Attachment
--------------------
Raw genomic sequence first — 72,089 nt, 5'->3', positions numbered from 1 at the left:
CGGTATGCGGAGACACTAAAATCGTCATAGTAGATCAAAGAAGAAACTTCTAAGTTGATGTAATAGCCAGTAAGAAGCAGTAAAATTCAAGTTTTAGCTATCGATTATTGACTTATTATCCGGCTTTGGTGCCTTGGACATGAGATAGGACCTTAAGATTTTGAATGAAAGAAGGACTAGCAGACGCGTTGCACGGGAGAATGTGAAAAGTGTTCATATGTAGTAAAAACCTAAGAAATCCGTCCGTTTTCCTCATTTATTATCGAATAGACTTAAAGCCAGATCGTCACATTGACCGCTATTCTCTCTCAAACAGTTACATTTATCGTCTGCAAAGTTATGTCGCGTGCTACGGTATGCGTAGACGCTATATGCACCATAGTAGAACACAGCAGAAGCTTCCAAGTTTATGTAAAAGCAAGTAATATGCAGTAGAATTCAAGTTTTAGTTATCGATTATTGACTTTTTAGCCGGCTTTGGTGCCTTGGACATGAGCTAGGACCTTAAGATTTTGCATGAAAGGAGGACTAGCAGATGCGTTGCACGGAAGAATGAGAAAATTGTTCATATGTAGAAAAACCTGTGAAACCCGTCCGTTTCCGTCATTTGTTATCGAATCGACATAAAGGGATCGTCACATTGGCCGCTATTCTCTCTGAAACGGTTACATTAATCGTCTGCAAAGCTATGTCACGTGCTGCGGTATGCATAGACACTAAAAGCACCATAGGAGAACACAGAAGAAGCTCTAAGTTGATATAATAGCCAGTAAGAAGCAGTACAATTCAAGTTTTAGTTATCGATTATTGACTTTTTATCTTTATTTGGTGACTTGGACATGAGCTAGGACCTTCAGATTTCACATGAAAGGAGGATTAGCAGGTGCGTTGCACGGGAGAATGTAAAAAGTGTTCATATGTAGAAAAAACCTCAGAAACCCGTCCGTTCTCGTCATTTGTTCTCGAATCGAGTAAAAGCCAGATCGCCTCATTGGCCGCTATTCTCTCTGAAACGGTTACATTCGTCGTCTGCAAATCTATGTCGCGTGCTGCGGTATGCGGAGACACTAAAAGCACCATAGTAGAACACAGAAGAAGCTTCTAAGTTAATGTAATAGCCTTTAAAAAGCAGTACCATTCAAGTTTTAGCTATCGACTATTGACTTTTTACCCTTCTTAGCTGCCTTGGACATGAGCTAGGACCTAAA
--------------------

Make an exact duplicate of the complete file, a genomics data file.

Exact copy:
Raw genomic sequence first — 72,089 nt, 5'->3', positions numbered from 1 at the left:
CGGTATGCGGAGACACTAAAATCGTCATAGTAGATCAAAGAAGAAACTTCTAAGTTGATGTAATAGCCAGTAAGAAGCAGTAAAATTCAAGTTTTAGCTATCGATTATTGACTTATTATCCGGCTTTGGTGCCTTGGACATGAGATAGGACCTTAAGATTTTGAATGAAAGAAGGACTAGCAGACGCGTTGCACGGGAGAATGTGAAAAGTGTTCATATGTAGTAAAAACCTAAGAAATCCGTCCGTTTTCCTCATTTATTATCGAATAGACTTAAAGCCAGATCGTCACATTGACCGCTATTCTCTCTCAAACAGTTACATTTATCGTCTGCAAAGTTATGTCGCGTGCTACGGTATGCGTAGACGCTATATGCACCATAGTAGAACACAGCAGAAGCTTCCAAGTTTATGTAAAAGCAAGTAATATGCAGTAGAATTCAAGTTTTAGTTATCGATTATTGACTTTTTAGCCGGCTTTGGTGCCTTGGACATGAGCTAGGACCTTAAGATTTTGCATGAAAGGAGGACTAGCAGATGCGTTGCACGGAAGAATGAGAAAATTGTTCATATGTAGAAAAACCTGTGAAACCCGTCCGTTTCCGTCATTTGTTATCGAATCGACATAAAGGGATCGTCACATTGGCCGCTATTCTCTCTGAAACGGTTACATTAATCGTCTGCAAAGCTATGTCACGTGCTGCGGTATGCATAGACACTAAAAGCACCATAGGAGAACACAGAAGAAGCTCTAAGTTGATATAATAGCCAGTAAGAAGCAGTACAATTCAAGTTTTAGTTATCGATTATTGACTTTTTATCTTTATTTGGTGACTTGGACATGAGCTAGGACCTTCAGATTTCACATGAAAGGAGGATTAGCAGGTGCGTTGCACGGGAGAATGTAAAAAGTGTTCATATGTAGAAAAAACCTCAGAAACCCGTCCGTTCTCGTCATTTGTTCTCGAATCGAGTAAAAGCCAGATCGCCTCATTGGCCGCTATTCTCTCTGAAACGGTTACATTCGTCGTCTGCAAATCTATGTCGCGTGCTGCGGTATGCGGAGACACTAAAAGCACCATAGTAGAACACAGAAGAAGCTTCTAAGTTAATGTAATAGCCTTTAAAAAGCAGTACCATTCAAGTTTTAGCTATCGACTATTGACTTTTTACCCTTCTTAGCTGCCTTGGACATGAGCTAGGACCTAAA